This opinion will be unpublished and

may not be cited except as provided by

Minn. Stat. § 480A.08, subd. 3 (2004).






Calvin Thomas King, petitioner,





State of Minnesota,



Filed January 31, 2006


Shumaker, Judge


Hennepin County District Court

File No. 02016749



John M. Stuart, State Public Defender, Rochelle R. Winn, Assistant Public Defender, 2221 University Avenue S.E., Suite 425, Minneapolis, MN 55414 (for appellant)


Mike Hatch, Attorney General, 1800 Bremer Tower, 445 Minnesota Street, St. Paul, MN 55101-2134; and


Amy J. Klobuchar, Hennepin County Attorney, Michael K. Walz, Assistant County Attorney, C-2000 Government Center, Minneapolis, MN 55487 (for respondent)



            Considered and decided by Shumaker, Presiding Judge; Lansing, Judge; and Hudson, Judge.


U N P U B L I S H E D   O P I N I O N


            On postconviction appeal, appellant contends that he is entitled to the retroactive application of the rule in Blakely v. Washington, 542 U.S. 296, 124 S. Ct. 2531 (2004), to the upward durational departure of his sentence as a career offender.  Because Blakely did not announce a new rule entitled to retroactive application, we affirm.


On June 19, 2002, appellant Calvin Thomas King pleaded guilty to a drug offense listed as a severity level II offense under the Minnesota Sentencing Guidelines.  He had six or more criminal-history points, and his presumptive sentence was 21 months executed.  On the plea date, the district court imposed a 60-month stayed sentence and placed King on probation.

The duration of King’s sentence was an upward departure from the sentencing guidelines and was based on the district court’s finding under Minn. Stat. § 609.1095, subd. 4 (2002), that King was a career offender in that he had a prior criminal-history score of six or more felonies and his current offense was part of a “pattern of criminal conduct.”  King’s stayed sentence and probation constituted a downward dispositional departure from the presumptive sentence.

After King violated his probation, the district court revoked his probation and ordered the execution of his sentence on August 29, 2002.  King did not appeal his conviction, sentence, or probation revocation.

In 2004, the United States Supreme Court held that an accused is entitled to a jury trial as to any fact, other than a prior conviction, that would increase the accused’s sentence duration beyond the statutory maximum sentence.  Blakely v. Washington, 542 U.S. 296, 301, 124 S. Ct. 2531, 2536 (2004).  Under a sentencing scheme such as Minnesota’s, the “statutory maximum” is the presumptive sentence.  Id. 

Contending that he is entitled to a jury trial on the issue of whether his current offense was part of a pattern of criminal conduct, King filed a petition for postconviction relief on November 3, 2004.  The district court denied the petition, holding that Blakely is not applicable retroactively to King’s sentence.  King appealed.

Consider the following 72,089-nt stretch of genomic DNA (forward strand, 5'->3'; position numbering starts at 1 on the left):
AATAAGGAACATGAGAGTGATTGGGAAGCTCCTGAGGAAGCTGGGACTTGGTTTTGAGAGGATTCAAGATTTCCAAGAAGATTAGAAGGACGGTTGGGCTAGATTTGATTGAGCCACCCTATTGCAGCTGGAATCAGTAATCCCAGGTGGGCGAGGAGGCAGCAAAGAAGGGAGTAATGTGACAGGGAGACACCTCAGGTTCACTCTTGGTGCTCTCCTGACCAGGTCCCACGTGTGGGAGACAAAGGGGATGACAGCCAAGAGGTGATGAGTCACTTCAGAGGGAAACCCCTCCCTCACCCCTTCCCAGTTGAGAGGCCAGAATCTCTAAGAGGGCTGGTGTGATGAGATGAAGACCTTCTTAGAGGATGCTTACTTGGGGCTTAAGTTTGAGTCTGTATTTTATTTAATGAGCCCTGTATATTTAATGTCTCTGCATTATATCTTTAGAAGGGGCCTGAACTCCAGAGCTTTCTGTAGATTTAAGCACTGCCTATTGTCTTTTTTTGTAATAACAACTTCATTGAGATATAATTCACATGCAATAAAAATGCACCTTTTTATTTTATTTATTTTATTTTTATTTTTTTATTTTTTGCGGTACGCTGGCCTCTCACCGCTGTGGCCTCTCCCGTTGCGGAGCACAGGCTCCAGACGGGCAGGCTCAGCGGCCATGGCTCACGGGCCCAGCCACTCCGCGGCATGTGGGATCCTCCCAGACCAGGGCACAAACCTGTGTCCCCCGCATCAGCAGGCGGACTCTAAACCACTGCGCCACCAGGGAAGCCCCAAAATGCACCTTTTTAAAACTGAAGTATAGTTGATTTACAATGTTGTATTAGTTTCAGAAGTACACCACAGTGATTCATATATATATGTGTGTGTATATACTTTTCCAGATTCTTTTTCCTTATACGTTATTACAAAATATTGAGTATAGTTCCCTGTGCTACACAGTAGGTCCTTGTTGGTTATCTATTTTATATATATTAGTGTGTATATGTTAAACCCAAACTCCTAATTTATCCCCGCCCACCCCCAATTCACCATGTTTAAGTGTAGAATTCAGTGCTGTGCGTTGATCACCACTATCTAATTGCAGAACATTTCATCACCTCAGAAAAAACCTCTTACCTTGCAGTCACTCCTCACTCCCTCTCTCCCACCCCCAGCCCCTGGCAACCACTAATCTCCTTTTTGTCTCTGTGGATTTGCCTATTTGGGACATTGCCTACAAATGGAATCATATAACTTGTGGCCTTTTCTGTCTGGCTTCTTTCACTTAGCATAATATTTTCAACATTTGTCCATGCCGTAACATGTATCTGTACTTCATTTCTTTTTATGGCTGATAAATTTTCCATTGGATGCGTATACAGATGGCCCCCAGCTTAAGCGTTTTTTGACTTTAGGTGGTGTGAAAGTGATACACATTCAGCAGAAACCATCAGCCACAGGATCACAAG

We begin by noting that the Blakely rule applies to upward durational departures under the Minnesota Sentencing Guidelines.  State v. Shattuck, 704 N.W.2d 131 (Minn. 2005).  We also note that, for purposes of enhancing the duration of a sentence, the determination that the accused has engaged in a “pattern” of criminal conduct is the type of determination as to which the accused has a right to a jury trial under the Blakely rule.  State v. Henderson, 706 N.W.2d 758, 762 (Minn. 2005); State v. Mitchell, 687 N.W.2d 393, 400 (Minn. App. 2004).

King contends that, although his conviction was final when Blakely was decided, he is entitled to the retroactive application of the Blakely rule to the upward durational departure component of this sentence because Blakely was merely an extension of Apprendi v. New Jersey, 530 U.S. 466, 120 S. Ct. 2348 (2000).  Apprendi held that a sentence beyond the statutory maximum is unconstitutional unless the accused was afforded the right to a jury trial on the facts that the court relied on in exceeding the maximum sentence.  Id.

King’s contention is answered by the controlling authority of State v. Houston, 702 N.W.2d 268 (Minn. 2005).  Houston begins by recognizing that when a case announces a “new” rule of federal constitutional criminal procedure, as opposed to “merely a predictable extension of a pre-existing doctrine . . . [a] defendant whose conviction is final but who attacks the conviction or sentence on collateral review (e.g., a petition for postconviction relief) does not receive the benefit of [that] ‘new’ rule . . . .”  Id. at 270 (citing O’Meara v. State, 679 N.W.2d 334, 338 (Minn. 2004)).  The court then held that “ . . .  Blakely is a new rule of constitutional criminal procedure unavailable for collateral use.”  Id at 273.

There are two exceptions to the retroactivity rule explained in O’Meara.  The first relates to the lack of power in the lawmaking authority to proscribe the conduct at issue, and the second to “watershed” rules of constitutional procedure.  Teague v. Lane, 489 U.S. 288, 311, 109 S. Ct. 1060, 1075-76 (1989).  Although King has not argued either exception, we observe that the first is not applicable here and, as to the second, the court in Houstonheld: “While Blakely is a new rule of federal constitutional criminal procedure, it is not a ‘watershed’ new rule requiring full retroactivity.”  Houston, 702 N.W.2d at 273.